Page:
The Collected Poems of Howard Nemerov
Howard Nemerov’s poetic achievements, it is quite safe to say, are fully insured against a future loss of immediacy and damage done by hostile critics. Though very much the poet of twentieth century America, he addresses age-old problems and concerns with rigor and notable insight. His subjects and themes are drawn from the many ages of man, his audience is universal, his imagery, Daedalian, and his capacity for satirical comment, memorable—at times, Swiftian. This volume of verse, his Collected Poems, is a compilation of distinguished Nemerov collections beginning with The Image and the Law (1947), proceeding through Guide to the Ruins (1950), The Salt Garden (1955), Mirrors & Windows (1958), New and Selected Poems (1960), The Next Room of the Dream (1962), The Blue Swallows (1967), Gnomes & Occasions (1973), and ending with his latest volume, The Western Approaches: Poems 1973- 75 (1975).
To examine critically Nemerov’s success as a poet, it is instructive to look toward the major themes, then toward Nemerov the intellectual poet and satirist.
Three themes recur in The Collected Poems: time’s mysterious passing, war, and the natural world. Returning to childhood for clues to his meaning and for emotional sustenance, the poet faces the harsh truth expounded in “An Old Photograph” that “No one escapes the perjury of time.” After all, it is time itself (rather than any mere reexperiencing of childhood moments) that the poet is after. It is time, variously described and decried as a thief and liar, that tricks all of us and steals from us our most valuable, painfully earned lessons—even our fondest memories. Time conquers. As the poet, surveying the New Jersey boardwalk in “Elegy of Last Resort” finds, “We enter again November, and the last/ Steep fall of time into the deep of time,/ Atlantic and defeated. . . .” Together with time, we experience the descent into the void from which there is no escape and no awakening.
Many Nemerov poems have to do with the mystery involved in time’s passing. As an American living in the Northeastern states, this poet knows well his seasons; yet the one season he writes about more than others is that quiet, ominous period between fall and winter when the bite of time is felt most acutely by the perceptive observer. Like the “cinnamon moths” of the poem “The Rent in the Screen,” who, upon being awakened from cocoons by the treacherously “sweet mildness of the late December day,” fly “Across the gulf of night and nothingness” into “The falling snow, the fall, the fallen snow,” we too make our yearly and all-too-brief flight into hopes and dreams, lulled by the summer’s heat, only to fly into the sad and puissant arriving winter. Like the persona in “Observation of October,” human beings have that “old desperation of the flesh” when confronted by the annual drying up of the easy and free times of spring and summer.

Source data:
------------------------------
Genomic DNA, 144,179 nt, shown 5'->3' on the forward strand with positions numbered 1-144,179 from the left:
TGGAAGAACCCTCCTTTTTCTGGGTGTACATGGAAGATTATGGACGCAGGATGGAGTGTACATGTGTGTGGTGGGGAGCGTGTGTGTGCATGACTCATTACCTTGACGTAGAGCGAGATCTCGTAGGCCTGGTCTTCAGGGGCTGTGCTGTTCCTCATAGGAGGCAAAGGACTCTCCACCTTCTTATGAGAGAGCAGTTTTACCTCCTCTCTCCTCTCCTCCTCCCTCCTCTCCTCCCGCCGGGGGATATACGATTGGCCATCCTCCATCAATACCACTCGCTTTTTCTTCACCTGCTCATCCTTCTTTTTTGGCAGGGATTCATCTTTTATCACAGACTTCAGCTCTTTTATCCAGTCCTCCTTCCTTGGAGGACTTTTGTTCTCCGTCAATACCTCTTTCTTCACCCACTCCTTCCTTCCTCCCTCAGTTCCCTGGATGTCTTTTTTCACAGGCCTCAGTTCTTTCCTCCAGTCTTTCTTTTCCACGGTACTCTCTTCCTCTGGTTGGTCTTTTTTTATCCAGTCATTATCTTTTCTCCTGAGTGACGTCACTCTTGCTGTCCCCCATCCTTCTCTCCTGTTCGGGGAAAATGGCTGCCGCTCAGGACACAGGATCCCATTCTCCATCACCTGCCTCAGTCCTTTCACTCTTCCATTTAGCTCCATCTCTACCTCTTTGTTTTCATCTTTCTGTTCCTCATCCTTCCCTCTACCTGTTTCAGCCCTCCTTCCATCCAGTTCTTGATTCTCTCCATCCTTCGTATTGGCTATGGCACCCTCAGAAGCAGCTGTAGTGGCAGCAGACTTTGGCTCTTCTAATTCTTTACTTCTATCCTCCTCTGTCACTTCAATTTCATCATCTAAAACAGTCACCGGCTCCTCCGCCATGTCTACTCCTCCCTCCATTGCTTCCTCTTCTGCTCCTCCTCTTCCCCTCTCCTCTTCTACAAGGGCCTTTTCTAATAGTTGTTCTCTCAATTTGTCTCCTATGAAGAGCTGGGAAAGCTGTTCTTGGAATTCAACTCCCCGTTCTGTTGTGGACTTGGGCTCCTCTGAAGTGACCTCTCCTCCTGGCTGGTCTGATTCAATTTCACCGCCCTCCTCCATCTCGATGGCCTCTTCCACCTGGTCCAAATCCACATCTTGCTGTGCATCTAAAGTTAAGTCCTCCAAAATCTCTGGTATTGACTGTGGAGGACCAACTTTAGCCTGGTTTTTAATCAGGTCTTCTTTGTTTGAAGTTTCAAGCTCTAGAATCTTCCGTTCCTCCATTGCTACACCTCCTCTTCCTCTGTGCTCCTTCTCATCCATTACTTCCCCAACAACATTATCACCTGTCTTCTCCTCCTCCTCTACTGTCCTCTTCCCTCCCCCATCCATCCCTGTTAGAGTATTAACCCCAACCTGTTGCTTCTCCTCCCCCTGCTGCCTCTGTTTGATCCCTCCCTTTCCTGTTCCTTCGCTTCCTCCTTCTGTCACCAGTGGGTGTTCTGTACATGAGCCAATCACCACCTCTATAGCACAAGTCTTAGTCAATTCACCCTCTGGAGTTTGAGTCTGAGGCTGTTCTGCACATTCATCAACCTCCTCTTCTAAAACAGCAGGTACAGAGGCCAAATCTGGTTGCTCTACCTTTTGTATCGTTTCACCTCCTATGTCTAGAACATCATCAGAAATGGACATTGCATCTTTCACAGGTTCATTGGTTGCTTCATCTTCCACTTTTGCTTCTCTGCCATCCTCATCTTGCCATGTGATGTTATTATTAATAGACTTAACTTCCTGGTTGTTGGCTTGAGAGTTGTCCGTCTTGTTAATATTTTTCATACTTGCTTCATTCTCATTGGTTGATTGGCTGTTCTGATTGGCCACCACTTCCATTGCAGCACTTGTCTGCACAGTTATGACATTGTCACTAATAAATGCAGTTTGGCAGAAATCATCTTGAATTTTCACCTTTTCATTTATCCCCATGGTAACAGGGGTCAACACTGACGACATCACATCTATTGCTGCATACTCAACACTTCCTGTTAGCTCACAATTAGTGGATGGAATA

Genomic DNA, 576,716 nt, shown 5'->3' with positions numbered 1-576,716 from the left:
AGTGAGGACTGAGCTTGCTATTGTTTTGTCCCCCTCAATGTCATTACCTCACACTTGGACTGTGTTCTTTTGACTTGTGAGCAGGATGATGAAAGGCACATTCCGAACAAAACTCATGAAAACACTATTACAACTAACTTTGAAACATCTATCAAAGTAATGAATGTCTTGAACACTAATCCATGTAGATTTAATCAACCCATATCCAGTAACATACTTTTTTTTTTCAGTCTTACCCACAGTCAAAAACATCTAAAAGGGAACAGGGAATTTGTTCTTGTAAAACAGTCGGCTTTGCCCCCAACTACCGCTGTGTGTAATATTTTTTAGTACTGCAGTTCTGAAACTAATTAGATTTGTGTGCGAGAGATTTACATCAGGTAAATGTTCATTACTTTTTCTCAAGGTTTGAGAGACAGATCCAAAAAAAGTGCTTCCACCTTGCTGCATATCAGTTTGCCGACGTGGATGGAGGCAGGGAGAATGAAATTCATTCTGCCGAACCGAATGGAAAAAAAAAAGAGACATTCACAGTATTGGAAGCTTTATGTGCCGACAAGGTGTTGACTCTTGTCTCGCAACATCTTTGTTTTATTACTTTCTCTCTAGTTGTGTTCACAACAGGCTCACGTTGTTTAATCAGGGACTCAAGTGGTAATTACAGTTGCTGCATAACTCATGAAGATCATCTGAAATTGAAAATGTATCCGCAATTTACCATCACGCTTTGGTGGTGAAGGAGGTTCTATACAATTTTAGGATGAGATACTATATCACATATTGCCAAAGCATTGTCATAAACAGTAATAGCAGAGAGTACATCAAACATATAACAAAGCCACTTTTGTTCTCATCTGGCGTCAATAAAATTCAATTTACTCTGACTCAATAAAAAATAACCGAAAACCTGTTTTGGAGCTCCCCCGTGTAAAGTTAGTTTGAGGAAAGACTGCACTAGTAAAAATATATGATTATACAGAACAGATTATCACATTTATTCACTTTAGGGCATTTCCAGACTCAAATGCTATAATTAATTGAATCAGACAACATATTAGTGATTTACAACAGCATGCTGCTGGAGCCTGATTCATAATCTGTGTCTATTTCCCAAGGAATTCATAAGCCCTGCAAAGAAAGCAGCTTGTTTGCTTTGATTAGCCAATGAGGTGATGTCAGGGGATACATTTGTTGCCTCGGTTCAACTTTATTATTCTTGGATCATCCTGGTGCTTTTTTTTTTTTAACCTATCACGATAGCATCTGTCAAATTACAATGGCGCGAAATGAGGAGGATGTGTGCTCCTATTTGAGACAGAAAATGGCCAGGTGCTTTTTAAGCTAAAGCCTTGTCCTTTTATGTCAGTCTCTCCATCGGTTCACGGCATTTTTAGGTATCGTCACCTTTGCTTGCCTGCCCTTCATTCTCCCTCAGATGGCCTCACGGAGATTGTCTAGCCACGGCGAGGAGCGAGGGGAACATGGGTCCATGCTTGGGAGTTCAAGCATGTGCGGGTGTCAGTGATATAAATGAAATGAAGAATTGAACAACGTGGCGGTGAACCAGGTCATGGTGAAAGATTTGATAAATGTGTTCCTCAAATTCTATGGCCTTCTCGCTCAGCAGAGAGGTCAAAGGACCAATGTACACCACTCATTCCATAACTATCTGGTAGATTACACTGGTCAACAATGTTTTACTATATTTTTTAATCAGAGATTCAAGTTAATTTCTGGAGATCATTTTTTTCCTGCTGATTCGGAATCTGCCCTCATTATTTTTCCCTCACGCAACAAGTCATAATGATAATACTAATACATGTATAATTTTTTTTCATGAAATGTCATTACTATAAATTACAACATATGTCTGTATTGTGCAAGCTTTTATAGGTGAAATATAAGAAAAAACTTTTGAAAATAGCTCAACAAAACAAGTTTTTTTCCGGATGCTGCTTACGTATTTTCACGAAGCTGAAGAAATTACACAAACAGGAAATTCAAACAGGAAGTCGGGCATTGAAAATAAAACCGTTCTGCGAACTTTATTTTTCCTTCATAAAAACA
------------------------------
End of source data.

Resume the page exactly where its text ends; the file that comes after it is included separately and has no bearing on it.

Time, that implacable enemy against which there is no weapon to employ, is, to the poet, an “angry wheel” that “might burn away in air,” giving the thoughtful individual very few quiet meditative moments of genuine insight before forcing him on to do battle with the encroaching tide of everyday duties. In “A Harvest Home,” the persona is able, if only for the briefest time, to bask in the august stillness of “the long field in fall,” reflecting upon the sun’s silent bending of earth toward afternoon. This momentary blessing is, however, nothing more than one of time’s confidence tricks, “a snare/ For time to pull from and be torn/ Screaming against the rusty brake.” Or time may be cast in the image of an ocean voyage from which there is no return and it may be found in the painting, “Triumph of Time,” by Pieter Brueghel, wherein time is depicted as a great elephant bearing a trumpeting angel which tramples the books and crowns and kings to dust.
Nemerov is much like certain anonymous artists of the Middle Ages whose paintings portray the victory of the grave over worldly ambitions and hopes and yet, unlike them, he is unable to paint the companion scene: that of the uncorrupted body rising to the New Jerusalem.
Poetry is the poet’s chief bulwark against the aggressor, time, who must in the end conquer all. And yet, the poet questions the efficacy and enduring value of what he writes, knowing full well that he cannot hope to compete with the ancients, the old masters like Homer whose poetry had a sufficient, sustained vision of life and a wholeness destined to survive the centuries.
In addition to time, Nemerov is obsessed by another destroyer: modern warfare. Having participated in World War II, the poet knows well what that conflict said about us and our technological world, what it elucidated for us, what ambiguity of response it and other wars manifest within us.
Modern warfare cannot be sung in the manner of Homer or Virgil: it is more cruel than ancient warfare because it is more mechanical, more difficult to conjure up because it is too awesome a phenomenon. And yet, Nemerov, working with isolated memories of conflict, makes the attempt to tell what war is really like without saying too much in the process. In one of his earlier poems, “For W____, Who Commanded Well,” the poet speaks of the ironies inherent in being an officer in charge of men in an era when the individual soldier or officer no longer matters—an era when technology decides outcomes of battles and big money interests control wars. This theme is vividly reiterated in other creations such as “September Shooting” (ostensibly about bird hunting, but actually dealing with modern warfare) in which the poet finds that “death comes quickly/ And is not famous nor ever identified. . . .” It is a...
(The entire section is 2414 words.)